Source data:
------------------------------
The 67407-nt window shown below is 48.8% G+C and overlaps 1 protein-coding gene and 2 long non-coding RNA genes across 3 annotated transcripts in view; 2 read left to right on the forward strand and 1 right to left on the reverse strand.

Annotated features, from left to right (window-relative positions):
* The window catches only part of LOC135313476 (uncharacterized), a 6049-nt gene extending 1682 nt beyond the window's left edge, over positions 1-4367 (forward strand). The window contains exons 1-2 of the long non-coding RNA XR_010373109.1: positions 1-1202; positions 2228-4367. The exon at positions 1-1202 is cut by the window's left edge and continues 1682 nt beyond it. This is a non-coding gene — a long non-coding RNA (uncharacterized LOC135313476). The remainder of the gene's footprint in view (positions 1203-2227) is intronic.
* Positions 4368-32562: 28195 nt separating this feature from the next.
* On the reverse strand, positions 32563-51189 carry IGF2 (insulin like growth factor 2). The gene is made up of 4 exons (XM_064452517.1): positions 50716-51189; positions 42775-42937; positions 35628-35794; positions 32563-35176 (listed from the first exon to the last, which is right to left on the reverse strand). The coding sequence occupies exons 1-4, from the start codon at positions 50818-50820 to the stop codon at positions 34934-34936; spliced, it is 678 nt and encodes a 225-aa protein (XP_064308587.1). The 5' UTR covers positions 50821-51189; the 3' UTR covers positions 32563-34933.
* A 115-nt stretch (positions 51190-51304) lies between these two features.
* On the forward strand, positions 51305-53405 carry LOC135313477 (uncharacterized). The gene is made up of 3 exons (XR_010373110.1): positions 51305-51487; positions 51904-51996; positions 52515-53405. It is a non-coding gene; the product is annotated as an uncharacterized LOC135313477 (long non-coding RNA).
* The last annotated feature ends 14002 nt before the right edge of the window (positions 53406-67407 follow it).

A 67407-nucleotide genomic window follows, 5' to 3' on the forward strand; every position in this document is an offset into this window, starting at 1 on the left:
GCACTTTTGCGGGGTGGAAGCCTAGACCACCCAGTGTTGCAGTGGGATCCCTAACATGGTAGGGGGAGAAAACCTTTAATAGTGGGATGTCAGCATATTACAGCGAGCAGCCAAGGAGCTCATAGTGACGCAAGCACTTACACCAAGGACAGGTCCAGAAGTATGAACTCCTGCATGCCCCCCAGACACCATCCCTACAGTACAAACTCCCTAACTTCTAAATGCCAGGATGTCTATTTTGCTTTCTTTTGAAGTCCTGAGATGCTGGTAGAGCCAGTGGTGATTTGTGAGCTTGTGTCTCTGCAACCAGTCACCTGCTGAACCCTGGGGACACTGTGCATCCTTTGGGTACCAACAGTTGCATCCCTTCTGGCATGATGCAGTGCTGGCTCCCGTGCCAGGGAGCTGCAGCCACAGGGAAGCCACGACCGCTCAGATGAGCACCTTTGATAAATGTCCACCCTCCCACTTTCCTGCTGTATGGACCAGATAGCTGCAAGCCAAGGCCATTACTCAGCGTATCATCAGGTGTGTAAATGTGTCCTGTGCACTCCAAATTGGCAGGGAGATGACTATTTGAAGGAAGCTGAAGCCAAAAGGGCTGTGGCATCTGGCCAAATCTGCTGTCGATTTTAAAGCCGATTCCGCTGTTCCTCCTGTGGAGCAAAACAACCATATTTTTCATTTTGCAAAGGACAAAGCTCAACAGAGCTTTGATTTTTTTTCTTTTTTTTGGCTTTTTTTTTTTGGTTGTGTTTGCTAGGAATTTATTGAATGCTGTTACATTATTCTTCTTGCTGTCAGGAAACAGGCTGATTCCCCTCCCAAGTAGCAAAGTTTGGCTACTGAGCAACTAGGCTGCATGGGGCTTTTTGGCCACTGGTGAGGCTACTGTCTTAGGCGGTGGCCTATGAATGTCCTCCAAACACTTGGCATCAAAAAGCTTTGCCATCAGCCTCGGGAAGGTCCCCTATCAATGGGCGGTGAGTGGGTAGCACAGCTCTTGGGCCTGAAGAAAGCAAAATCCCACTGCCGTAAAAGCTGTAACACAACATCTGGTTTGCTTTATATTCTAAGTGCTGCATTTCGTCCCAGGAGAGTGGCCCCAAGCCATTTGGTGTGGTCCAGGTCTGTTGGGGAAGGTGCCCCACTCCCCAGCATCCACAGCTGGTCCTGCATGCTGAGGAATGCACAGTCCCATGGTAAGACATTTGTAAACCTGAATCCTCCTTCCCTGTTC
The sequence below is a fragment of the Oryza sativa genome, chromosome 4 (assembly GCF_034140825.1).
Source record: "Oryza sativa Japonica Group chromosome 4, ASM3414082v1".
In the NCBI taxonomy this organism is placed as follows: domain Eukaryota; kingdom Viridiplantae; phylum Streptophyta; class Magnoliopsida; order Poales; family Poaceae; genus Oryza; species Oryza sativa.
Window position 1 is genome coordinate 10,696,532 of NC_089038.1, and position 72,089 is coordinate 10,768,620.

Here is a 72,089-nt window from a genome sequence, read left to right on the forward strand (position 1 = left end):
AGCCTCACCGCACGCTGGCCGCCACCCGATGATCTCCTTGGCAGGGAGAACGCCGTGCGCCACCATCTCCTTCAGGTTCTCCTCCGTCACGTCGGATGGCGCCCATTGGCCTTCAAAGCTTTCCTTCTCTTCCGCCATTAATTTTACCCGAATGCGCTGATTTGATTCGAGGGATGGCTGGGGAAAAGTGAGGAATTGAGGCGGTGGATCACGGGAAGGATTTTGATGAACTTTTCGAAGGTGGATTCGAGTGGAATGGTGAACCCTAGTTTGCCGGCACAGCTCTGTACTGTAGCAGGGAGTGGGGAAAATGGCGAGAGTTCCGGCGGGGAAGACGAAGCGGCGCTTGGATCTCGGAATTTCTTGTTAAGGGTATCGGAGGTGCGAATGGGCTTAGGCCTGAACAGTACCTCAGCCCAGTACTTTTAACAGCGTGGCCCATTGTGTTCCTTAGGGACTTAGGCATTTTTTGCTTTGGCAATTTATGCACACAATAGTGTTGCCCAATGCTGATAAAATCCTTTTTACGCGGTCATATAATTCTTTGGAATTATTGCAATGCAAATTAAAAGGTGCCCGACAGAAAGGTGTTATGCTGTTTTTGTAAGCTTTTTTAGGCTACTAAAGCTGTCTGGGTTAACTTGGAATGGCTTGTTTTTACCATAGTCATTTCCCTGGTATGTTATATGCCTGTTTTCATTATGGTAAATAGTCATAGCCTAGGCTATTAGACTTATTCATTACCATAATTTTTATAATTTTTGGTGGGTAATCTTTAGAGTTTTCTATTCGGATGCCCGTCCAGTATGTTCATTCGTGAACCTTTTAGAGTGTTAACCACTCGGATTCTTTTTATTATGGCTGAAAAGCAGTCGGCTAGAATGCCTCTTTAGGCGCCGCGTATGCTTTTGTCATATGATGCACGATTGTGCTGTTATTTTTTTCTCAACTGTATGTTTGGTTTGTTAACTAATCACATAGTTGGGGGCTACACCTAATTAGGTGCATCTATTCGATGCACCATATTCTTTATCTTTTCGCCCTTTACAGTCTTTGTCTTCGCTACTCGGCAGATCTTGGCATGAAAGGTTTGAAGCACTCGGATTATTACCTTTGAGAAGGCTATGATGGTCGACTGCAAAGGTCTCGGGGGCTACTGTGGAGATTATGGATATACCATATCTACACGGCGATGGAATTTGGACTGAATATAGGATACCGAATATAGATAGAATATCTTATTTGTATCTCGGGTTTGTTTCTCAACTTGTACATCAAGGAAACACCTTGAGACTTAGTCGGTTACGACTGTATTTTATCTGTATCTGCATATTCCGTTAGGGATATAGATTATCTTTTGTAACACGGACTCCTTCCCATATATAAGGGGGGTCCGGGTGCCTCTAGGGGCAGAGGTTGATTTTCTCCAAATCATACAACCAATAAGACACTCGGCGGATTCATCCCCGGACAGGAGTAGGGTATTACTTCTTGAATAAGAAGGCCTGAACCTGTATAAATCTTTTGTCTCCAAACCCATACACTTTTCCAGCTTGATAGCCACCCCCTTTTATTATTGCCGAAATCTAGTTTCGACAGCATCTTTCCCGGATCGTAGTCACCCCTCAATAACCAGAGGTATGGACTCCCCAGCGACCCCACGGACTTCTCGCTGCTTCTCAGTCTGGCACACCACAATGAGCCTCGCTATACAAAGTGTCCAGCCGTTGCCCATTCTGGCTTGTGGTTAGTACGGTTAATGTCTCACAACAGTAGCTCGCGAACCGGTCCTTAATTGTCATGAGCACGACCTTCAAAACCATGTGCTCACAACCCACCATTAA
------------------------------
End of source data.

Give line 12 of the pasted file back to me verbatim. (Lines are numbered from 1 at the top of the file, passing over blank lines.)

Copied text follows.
Source record: "Oryza sativa Japonica Group chromosome 4, ASM3414082v1".